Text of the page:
What Your Remote Employees Aren’t Telling You
Remote work arrangements are becoming more commonplace, with companies increasingly relying on an agile workforce that extends beyond the boundaries of a physical office space. In a 2018 survey of hiring managers, 63 percent of managers said they already have a remote employee on their team, and 38 percent of managers predict that their employees will be predominately remote by 2028.
For many organizations, having remote employees offers a number of benefits, a key one being the flexibility to attract talent from a larger pool. In addition, remote employees may also be more productive, as they’re away from typical office distractions such as background noise and watercooler talk. However, for remote employees, there are some challenges associated with being away from the main office. Here are some frustrations your remote employees may not be sharing with you, and how to address them:
They Feel Left Out
Being away from colleagues in a remote location can limit a person’s ability to stay in the loop when tweaks are made to a project or when responsibilities shift on the team. Being remote can also mean being the last to know when changes happen. A survey of remote and non-remote employees found that remote employees are more likely to feel that their coworkers leave them out and make changes to projects without telling them beforehand.
Being remote doesn’t have to mean being uninformed or out of the loop. Tools such as a robust company intranet, an internal social network, or org chart software can help ensure your remote employees are always in the know when new members of the team are hired or a new company initiative is introduced. A live org chart, for example, provides a clear and accurate view of the organization and can also highlight team and individual accountabilities. It can also sync with employee calendars and contacts and integrate with collaboration platforms such as Slack, making it easier for people to connect and communicate on a deeper level.
It’s Difficult to Bond with the Team
With limited opportunities for face-to-face conversation, remote employees may also struggle to develop deep and meaningful connections with coworkers. Without chances to stop by a coworker’s desk or catch up over coffee at the start of the workday, your remote employees may be missing out on chances to bond with the rest of the team.
Thankfully, there are many ways to naturally encourage remote and non-remote employees to get to know one another and develop stronger relationships. Some possible solutions include:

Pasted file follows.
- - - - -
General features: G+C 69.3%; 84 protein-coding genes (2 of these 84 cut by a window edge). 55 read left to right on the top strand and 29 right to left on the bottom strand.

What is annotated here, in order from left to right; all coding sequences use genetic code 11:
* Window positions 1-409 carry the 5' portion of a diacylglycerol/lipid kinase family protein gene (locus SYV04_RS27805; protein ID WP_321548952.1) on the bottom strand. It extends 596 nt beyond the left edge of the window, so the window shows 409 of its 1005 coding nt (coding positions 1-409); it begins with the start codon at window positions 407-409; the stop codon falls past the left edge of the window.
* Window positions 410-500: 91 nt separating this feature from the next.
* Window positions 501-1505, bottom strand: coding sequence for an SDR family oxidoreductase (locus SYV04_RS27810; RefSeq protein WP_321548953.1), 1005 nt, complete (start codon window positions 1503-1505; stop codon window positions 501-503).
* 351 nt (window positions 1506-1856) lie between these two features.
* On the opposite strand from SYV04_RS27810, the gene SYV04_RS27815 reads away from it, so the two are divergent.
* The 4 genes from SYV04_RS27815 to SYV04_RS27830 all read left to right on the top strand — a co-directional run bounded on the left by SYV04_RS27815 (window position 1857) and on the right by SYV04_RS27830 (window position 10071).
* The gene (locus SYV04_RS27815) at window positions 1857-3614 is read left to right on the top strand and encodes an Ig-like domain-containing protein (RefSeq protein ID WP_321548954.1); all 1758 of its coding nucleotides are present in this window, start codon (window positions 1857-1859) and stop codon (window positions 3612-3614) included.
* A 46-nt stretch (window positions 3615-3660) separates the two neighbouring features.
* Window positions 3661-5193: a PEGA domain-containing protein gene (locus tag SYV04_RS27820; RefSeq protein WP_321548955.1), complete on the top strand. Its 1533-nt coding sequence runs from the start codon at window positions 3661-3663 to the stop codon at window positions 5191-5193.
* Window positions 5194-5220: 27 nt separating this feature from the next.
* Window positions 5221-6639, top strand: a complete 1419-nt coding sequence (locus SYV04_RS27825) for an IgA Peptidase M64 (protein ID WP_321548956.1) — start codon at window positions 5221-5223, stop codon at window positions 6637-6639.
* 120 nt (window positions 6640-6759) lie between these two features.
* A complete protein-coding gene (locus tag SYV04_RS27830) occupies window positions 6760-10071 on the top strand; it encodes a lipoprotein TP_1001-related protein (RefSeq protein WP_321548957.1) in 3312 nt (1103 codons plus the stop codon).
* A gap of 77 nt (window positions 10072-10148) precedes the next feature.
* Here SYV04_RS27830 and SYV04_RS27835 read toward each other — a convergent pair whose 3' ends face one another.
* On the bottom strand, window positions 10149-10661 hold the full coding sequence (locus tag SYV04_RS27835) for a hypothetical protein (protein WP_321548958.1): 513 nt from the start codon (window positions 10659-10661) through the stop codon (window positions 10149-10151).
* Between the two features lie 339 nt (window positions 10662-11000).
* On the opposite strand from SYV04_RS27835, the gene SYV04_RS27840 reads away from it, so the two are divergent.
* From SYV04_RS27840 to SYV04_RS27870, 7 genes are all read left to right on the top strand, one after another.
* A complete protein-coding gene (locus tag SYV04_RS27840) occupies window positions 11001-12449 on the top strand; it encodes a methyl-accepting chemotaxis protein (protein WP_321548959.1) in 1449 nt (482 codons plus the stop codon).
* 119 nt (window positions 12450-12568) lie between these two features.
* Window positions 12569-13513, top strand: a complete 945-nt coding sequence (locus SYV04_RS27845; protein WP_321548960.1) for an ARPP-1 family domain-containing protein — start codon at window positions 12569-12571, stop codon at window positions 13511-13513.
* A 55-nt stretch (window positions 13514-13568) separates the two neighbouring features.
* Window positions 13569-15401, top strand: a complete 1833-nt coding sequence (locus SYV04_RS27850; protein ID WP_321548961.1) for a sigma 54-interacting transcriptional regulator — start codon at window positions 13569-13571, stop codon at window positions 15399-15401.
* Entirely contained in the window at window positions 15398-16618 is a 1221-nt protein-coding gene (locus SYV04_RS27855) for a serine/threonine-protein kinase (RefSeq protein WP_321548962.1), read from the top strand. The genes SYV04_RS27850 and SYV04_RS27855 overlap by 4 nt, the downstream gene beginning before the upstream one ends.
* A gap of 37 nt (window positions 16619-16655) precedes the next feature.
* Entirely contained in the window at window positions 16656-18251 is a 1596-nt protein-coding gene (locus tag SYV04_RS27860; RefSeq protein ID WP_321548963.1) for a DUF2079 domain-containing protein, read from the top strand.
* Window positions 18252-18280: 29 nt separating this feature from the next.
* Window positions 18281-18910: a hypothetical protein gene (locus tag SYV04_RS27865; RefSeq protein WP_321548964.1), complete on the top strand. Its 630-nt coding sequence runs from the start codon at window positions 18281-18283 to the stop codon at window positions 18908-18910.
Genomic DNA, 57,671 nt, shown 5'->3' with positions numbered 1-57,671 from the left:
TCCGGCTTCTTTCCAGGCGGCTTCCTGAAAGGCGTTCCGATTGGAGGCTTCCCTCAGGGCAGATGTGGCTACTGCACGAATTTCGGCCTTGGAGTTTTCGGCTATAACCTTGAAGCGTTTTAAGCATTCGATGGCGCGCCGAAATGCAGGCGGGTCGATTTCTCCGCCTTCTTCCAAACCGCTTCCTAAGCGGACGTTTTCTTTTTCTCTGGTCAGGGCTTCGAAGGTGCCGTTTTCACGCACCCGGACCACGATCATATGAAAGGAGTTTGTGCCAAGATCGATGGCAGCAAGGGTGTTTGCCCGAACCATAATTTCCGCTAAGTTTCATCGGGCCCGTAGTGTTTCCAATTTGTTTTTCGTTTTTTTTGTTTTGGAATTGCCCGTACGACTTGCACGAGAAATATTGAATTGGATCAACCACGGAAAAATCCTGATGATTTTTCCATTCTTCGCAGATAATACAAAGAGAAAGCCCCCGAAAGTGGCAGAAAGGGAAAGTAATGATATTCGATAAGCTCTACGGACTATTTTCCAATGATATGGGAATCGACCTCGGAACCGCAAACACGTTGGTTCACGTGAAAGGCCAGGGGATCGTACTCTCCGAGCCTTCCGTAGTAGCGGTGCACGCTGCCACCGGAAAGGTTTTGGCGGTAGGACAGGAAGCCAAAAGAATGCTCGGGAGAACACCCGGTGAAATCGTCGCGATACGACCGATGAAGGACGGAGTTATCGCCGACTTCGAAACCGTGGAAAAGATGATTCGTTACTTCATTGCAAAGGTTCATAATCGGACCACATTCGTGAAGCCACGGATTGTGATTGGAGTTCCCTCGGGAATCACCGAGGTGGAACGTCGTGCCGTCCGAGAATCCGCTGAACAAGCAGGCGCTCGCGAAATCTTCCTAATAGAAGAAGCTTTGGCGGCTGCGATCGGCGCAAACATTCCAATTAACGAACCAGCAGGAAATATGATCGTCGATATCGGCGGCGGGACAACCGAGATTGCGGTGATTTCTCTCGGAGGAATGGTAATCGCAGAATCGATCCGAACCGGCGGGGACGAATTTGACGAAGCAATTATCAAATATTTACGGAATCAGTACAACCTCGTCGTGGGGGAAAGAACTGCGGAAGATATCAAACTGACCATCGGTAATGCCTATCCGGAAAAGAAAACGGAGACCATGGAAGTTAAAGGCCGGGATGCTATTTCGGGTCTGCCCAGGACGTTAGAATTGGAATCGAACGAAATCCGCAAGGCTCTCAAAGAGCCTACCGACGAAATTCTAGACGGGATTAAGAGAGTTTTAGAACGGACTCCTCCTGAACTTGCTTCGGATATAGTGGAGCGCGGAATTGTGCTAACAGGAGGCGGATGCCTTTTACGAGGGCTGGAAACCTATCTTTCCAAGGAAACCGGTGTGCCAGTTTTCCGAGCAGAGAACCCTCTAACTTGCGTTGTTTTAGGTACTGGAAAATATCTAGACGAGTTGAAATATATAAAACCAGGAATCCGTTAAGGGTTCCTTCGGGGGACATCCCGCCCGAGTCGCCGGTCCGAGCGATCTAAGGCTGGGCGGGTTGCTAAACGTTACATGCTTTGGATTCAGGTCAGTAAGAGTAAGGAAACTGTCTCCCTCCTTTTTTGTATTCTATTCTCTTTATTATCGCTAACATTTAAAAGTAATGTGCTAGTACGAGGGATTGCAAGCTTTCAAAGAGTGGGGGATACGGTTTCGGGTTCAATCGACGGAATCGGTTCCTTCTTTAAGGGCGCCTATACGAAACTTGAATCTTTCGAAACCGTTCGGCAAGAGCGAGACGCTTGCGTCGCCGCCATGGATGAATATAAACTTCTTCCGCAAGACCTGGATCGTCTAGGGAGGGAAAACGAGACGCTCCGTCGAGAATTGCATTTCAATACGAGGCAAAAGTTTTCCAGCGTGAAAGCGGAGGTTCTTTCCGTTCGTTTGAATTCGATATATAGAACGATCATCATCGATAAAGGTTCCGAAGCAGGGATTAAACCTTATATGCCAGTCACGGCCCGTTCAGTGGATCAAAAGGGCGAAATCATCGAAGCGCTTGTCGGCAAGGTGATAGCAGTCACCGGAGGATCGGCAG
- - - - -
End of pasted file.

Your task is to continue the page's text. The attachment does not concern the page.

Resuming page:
- Conducting team meetings over video, allowing time at the beginning or end of each meeting for informal discussion
- Periodically inviting remote employees to an off-site or team-building session to encourage individuals to get to know one another on a deeper level
- Implementing a live org chart with customizable profiles that employees can populate with facts about themselves, such as where they went to school or special skills
They Wonder If People See Their Value
Despite research that shows remote employees can be highly productive, it’s not always clear just how much effort they put into specific tasks, which can cause them to overcompensate to prove their value. One company with a fully remote workforce found that remote employees often feel stressed by the need to show everyone what they’re doing, causing them to work longer hours at an unhealthy pace.
To help your remote employees realize they’re valued, it’s a good idea to recognize their efforts as well as their results. Research shows that recognition is a top way to help employees feel happier and more engaged at work, and that goes for remote employees, too. Virtual feedback and brainstorming sessions can also be a good way to provide remote employees with more opportunities to share their ideas, talk about what they’re working on, and offer helpful insights to the team.
It’s Difficult to Collaborate
These days, workforce collaboration isn’t limited to gathering the whole team in a conference room to share ideas and information. However, your remote employees might wish they had more opportunities to collaborate with the team, especially if they’re in a different time zone. There are many team collaboration software options to consider, including those that use a combination of text, chat, and video to help teams organize projects, share ideas, and provide input on processes in real time. Modern collaboration technology can be fully accessible to every member of your team, no matter where they’re located, helping the team collaborate with ease.
Remote working has changed the workplace in many ways, but that doesn’t mean employees have to feel out of the loop just because they’re not in the office. With the aid of modern technology and a fresh approach to employee management, you can help your remote employees feel informed, engaged, and like full members of the team.